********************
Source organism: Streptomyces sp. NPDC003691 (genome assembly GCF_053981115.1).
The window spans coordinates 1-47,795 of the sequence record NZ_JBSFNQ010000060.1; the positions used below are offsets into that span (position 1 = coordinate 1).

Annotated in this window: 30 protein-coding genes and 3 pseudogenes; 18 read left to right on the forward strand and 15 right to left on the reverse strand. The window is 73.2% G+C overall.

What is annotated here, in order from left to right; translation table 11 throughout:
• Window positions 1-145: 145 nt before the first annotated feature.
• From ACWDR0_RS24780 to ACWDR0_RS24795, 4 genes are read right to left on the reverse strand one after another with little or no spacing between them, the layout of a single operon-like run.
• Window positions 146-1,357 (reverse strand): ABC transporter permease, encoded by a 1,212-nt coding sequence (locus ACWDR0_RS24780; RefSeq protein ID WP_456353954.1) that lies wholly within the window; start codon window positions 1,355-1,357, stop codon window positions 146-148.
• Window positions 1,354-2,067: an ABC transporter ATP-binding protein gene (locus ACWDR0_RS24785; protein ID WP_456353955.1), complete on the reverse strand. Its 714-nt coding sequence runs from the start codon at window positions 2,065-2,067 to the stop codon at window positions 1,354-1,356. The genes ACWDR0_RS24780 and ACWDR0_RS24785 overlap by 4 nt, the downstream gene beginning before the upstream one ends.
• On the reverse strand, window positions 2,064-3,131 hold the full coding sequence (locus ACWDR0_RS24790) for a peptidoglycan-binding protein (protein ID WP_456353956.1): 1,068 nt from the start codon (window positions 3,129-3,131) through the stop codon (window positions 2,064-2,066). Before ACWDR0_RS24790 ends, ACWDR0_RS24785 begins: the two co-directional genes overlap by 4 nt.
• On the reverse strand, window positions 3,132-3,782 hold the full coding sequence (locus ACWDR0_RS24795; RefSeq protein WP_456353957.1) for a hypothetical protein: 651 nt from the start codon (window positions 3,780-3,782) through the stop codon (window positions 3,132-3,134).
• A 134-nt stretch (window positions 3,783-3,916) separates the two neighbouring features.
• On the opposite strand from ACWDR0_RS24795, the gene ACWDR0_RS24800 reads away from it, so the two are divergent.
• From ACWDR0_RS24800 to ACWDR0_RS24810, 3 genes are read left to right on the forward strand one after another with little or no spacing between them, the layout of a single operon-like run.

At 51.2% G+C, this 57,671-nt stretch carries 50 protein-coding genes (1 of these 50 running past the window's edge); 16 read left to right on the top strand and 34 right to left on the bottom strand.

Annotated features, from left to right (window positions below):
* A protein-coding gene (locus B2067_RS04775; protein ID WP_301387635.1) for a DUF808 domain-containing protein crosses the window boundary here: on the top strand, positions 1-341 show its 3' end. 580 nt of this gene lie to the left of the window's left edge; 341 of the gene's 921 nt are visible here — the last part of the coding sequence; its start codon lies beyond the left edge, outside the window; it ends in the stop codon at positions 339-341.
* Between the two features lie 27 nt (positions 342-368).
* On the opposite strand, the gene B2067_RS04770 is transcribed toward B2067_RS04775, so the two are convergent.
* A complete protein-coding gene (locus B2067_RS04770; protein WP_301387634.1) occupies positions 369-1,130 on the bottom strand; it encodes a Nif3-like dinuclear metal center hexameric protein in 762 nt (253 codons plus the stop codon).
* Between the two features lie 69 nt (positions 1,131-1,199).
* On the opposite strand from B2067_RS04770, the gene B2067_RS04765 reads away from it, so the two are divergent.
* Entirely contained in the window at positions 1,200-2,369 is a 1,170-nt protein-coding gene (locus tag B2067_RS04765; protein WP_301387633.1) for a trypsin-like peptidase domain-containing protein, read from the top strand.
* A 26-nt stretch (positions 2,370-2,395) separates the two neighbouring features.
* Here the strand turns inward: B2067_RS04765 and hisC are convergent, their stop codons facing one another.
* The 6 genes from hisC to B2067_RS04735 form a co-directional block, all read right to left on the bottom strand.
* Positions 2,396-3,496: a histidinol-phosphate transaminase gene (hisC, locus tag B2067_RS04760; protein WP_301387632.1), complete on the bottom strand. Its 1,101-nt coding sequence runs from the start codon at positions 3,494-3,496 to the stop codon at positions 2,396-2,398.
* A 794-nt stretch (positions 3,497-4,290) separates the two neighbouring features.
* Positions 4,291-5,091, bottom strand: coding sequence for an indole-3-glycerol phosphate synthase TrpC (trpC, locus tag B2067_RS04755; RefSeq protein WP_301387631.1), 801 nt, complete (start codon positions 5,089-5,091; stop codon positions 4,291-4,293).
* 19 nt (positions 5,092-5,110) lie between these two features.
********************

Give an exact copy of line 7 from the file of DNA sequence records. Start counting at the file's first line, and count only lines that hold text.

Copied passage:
• Window positions 146-1,357 (reverse strand): ABC transporter permease, encoded by a 1,212-nt coding sequence (locus ACWDR0_RS24780; RefSeq protein ID WP_456353954.1) that lies wholly within the window; start codon window positions 1,355-1,357, stop codon window positions 146-148.